Imagine feeling fresh and well-rested throughout the day after achieving a solid 8 hours of uninterrupted sleep. Sounds like a dream, right?
But let’s face it – sometimes life gets in the way and you’re forced to function on minimal sleep. When this happens, particularly over a few consecutive
days, you may end up with a ‘sleep debt’.
What is sleep debt?
Sleep debt is the cumulative effect of insufficient sleep over a period.
The Sealy Sleep Census 2018
found 77% of Australians aren’t getting enough sleep each week.
While it’s normal to feel drowsy at times, could you be in sleep debt?
Here are the most common symptoms:
- Nodding off while watching a movie
- Lack of focus and staring into space
- Moody or cranky feelings throughout the day
- Excessive hunger and comfort food cravings
- Forever catching colds and other illnesses
Sleep experts say most adults need between 7-9 hours of sleep each night
for optimum performance, health and safety. A little less than the recommended amount may not seem like a lot, but over time those minutes can add
up to a substantial amount of sleep debt.
The effects of sleep debt on your body
Sleep debt has an immediate impact on your body. After just one night of poor sleep, our bodies are flooded with cortisol
the stress hormone, which can lead to increased stress sensitivity, impaired decision-making skills and overall mental exhaustion.
Men and women aged from 25-34
are most impacted by sleep debt, meaning they are more likely
to skip exercise, eat more and be generally more irritable to co-workers, friends and family. Long-term effects of sleep debt may include an increased
risk of obesity, diabetes and heart disease.
Can you repay sleep debt?
In short, yes – but not in one big weekend slumber-fest. Doing so may cause more harm than good, as it can throw off your circadian rhythm (your sleep/wake
cycle) and make it harder to fall asleep Sunday night – meaning your Monday morning may get out of whack.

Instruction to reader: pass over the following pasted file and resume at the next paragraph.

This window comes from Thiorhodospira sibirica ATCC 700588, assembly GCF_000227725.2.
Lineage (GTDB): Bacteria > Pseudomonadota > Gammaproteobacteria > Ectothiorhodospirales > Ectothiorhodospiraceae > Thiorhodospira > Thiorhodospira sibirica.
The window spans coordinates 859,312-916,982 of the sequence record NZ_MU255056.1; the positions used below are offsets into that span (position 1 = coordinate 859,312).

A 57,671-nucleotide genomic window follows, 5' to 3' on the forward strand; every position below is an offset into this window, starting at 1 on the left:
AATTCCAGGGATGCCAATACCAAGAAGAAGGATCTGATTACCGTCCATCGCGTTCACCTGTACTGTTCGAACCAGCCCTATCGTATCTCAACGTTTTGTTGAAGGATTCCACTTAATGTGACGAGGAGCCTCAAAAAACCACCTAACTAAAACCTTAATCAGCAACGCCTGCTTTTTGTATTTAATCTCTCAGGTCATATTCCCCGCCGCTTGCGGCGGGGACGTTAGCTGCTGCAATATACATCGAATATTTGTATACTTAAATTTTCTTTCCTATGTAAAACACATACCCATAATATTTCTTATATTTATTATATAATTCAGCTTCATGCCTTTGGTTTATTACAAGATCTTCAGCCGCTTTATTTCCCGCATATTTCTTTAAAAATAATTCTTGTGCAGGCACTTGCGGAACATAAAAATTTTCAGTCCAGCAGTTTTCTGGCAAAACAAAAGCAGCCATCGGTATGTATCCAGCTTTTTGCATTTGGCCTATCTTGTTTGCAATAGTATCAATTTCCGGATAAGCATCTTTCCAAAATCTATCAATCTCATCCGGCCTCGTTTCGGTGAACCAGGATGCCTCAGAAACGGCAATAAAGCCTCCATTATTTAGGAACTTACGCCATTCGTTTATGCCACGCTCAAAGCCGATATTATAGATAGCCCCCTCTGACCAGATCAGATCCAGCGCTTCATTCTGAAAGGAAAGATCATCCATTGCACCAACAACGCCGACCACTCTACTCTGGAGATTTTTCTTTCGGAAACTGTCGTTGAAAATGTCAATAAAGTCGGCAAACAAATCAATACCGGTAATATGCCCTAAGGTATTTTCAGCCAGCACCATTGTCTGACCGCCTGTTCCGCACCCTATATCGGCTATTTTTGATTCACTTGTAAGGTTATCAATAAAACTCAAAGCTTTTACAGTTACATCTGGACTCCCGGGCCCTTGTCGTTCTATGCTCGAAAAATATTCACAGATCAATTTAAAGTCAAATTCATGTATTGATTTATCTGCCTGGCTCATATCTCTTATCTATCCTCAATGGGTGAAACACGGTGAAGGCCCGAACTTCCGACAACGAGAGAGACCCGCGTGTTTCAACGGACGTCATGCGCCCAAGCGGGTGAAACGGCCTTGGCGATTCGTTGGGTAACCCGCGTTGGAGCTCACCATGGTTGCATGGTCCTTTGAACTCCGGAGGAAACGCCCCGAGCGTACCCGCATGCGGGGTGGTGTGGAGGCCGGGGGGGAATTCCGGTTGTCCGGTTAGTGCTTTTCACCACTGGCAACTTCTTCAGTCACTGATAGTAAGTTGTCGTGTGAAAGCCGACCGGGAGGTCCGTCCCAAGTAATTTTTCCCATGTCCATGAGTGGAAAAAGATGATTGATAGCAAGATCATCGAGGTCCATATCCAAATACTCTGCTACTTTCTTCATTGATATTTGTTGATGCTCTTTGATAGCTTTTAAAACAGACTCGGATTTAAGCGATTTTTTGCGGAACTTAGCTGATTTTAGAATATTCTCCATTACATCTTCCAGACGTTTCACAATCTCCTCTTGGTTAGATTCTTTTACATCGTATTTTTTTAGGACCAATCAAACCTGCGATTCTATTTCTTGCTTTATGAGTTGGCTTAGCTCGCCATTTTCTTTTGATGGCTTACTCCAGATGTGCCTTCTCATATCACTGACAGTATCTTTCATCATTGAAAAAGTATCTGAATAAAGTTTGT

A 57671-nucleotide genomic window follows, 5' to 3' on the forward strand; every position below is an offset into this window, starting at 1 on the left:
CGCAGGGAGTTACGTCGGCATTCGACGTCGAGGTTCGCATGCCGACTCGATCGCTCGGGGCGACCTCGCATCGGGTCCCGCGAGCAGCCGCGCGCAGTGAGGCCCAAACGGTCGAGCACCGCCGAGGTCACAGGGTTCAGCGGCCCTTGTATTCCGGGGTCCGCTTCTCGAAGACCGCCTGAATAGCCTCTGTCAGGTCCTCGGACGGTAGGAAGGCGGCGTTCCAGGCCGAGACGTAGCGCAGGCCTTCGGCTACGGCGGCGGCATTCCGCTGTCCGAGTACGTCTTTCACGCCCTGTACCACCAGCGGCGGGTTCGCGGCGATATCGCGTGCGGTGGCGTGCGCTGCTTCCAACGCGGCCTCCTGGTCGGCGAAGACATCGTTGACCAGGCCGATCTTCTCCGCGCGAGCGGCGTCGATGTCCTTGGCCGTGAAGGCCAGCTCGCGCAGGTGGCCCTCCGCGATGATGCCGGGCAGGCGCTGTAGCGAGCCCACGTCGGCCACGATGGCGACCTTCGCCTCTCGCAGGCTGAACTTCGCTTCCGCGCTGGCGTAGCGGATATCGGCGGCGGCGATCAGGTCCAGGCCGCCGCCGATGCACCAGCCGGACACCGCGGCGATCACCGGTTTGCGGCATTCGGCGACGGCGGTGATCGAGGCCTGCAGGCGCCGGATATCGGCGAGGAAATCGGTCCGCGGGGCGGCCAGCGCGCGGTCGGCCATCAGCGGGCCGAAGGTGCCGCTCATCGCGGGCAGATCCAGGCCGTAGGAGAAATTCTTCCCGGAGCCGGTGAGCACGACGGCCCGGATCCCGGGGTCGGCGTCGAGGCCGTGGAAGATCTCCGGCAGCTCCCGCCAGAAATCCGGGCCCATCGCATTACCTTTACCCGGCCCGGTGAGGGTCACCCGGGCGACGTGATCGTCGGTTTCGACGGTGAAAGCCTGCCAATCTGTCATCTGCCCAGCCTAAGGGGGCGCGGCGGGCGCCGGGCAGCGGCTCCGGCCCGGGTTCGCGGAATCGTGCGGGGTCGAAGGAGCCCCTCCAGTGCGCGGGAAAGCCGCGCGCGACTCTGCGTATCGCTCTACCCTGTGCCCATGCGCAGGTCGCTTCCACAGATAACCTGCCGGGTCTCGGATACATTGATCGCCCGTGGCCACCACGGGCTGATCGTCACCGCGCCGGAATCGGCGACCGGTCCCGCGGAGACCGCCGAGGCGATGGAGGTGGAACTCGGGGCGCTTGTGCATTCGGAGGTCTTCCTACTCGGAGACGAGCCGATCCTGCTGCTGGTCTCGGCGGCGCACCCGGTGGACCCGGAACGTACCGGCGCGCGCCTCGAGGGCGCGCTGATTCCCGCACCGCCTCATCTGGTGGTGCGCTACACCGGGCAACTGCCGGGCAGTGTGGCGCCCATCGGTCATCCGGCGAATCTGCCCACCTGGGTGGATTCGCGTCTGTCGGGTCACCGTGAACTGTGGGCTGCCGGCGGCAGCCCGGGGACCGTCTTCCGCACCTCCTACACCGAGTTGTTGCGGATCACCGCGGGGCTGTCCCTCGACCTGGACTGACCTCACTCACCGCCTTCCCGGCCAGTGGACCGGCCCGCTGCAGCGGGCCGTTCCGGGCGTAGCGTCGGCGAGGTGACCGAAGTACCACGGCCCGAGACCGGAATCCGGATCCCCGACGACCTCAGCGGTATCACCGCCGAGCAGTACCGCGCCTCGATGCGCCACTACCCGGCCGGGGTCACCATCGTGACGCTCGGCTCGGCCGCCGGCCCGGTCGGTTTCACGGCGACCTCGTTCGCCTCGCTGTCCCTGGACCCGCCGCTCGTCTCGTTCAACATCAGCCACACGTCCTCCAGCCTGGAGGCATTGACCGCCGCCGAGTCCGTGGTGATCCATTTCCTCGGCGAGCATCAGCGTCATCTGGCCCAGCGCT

Advice for repaying your sleep debt
Start with your bedtime
To get back on track, try to bring forward your bedtime by 15 minutes per night to gradually amend your body clock. So rather than trying
to sleep in later, go to bed earlier and wake up at your normal time. It can take a few weeks to establish a new bedtime routine and stick to it, so
if you find 20 minutes passes by and you are still having trouble falling asleep, get out of bed and do a relaxing activity such as reading or listening
Set boundaries with work and technology
Resist the temptation to check emails, chat on social media and generally stay connected between set bedtime hours. Spend the time before bed relaxing
and winding down. Invest in an old-fashioned alarm clock and unless there are unavoidable reasons for having a phone in your room, leave it at the
bedroom door; that is not what bed is for!
Try scheduling in a power nap
Studies have shown that a 10-15 minute "power nap"
can result in significantly
improved alertness, cognitive performance and elevated mood almost immediately after waking. The benefits typically last for a few hours and have no
apparent interference with night time sleep. But be careful – napping for too long
could be detrimental to the quality of your night time sleep.
Create a sleep sanctuary
There are many factors in a bedroom that can affect your sleep quality, from room temperature to an uncomfortable mattress or pillow. Your bedroom should
be calm, quiet and comfortable, so do a quick scan of your sleeping environment
and make sure its conducive to a good night’s sleep.
Make sleep a priority – and stay out of debt
If you’re someone who struggles with banking adequate sleep, it’s important to recognise that sleep is not an inconvenience, but a priority. When it comes
down to it, quality sleep is ultimately about your routine – experiment until you find what works for you.
If you make better sleep a priority, you’ll in turn boost your sleep quality, quantity and lifestyle.